Justin Wall (Lama Karma) has over seven years of teaching experience, both as a facilitator of Mindfulness training through Clear Light Mindfulness and in more traditional contexts. He graduated with honors from Columbia University with degrees in English Literature and Religious Studies and completed two three-year retreats and one six-month retreat in the Tibetan Buddhist tradition. He completed a year-long certification course in Mindfulness Facilitation through the Mindfulness Awareness Research Center at UCLA.
He is also an accredited facilitator of the 8-week Open Mindfulness Training through the Altruistic Open Mindfulness Network, as well as the Tibetan Inner Yoga Training. He is the spiritual director of the Milarepa Retreat Center in the Smoky Mountains of Tennessee, and founded the Earth Vase Pilgrimage project in the Smoky and Blue Ridge Mountain region.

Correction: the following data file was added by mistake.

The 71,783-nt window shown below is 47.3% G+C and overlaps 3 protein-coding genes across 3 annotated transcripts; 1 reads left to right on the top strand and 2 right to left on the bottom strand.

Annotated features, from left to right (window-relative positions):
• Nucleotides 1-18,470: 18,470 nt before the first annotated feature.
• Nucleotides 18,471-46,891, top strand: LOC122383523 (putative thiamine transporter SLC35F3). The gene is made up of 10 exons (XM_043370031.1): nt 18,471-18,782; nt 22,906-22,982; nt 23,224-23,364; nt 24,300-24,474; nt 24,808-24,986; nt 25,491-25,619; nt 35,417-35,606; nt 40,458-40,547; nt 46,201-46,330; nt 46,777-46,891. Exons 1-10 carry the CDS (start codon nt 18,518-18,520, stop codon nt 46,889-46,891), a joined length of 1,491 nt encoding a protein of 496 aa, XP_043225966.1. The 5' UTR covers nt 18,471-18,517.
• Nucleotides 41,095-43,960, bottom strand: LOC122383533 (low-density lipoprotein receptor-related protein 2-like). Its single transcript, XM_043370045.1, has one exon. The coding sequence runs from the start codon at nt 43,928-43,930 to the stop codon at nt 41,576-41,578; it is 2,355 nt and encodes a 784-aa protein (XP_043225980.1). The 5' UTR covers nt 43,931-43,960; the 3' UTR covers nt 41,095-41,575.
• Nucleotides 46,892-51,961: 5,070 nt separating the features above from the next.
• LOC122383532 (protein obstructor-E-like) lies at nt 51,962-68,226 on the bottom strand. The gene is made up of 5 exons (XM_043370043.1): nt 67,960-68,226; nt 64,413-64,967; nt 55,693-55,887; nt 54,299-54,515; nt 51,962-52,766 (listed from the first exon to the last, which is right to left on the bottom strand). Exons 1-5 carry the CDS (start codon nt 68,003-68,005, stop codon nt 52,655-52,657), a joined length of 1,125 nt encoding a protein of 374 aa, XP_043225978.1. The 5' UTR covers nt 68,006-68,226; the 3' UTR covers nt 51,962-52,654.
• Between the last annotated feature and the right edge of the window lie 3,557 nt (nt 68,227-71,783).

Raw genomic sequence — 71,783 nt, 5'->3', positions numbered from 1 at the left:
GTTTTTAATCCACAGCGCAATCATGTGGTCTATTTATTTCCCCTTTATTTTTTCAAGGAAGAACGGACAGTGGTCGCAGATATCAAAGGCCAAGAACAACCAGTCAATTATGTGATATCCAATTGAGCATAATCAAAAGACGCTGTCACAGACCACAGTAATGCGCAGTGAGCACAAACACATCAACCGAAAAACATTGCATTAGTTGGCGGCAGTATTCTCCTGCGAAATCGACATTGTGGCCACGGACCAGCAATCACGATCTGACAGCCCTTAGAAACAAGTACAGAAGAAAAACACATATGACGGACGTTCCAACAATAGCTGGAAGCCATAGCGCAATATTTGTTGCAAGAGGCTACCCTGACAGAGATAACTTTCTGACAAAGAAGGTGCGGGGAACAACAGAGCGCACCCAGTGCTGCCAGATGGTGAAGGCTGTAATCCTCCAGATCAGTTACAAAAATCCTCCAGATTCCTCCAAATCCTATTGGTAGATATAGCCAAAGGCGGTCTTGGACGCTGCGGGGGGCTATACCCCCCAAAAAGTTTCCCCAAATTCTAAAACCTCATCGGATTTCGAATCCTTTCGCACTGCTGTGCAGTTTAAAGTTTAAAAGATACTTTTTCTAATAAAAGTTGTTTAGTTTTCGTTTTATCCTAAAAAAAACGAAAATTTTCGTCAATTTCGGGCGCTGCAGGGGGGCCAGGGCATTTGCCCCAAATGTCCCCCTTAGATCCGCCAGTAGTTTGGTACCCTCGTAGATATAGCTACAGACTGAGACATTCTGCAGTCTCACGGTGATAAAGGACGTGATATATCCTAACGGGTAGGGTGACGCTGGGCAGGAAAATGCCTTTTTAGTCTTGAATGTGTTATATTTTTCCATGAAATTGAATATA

In this episode, we explore his paper, "Sacred Groundlessness: Deepening the Ethics of Mindfulness in the Midst of the Global Crisis" which will be published in the Handbook of the Ethical Foundations of Mindfulness, (Eds.) S. Stanley, R. Purser & N. Singh, Springer Publishing, 2018. We discuss the limits of therapeutic mindfulness interventions, and how mindfulness can be taken deeper through a new infusion of the teachings on emptiness from the Tibetan Buddhist tradition. Facing the nihilism and despair of our current global crisis requires learning to die in the Anthropocene, by embracing uncertainty, vulnerability and ultimately, groundlessness. Embodying groundlessness is key to activating spontaneous and unlimited compassion.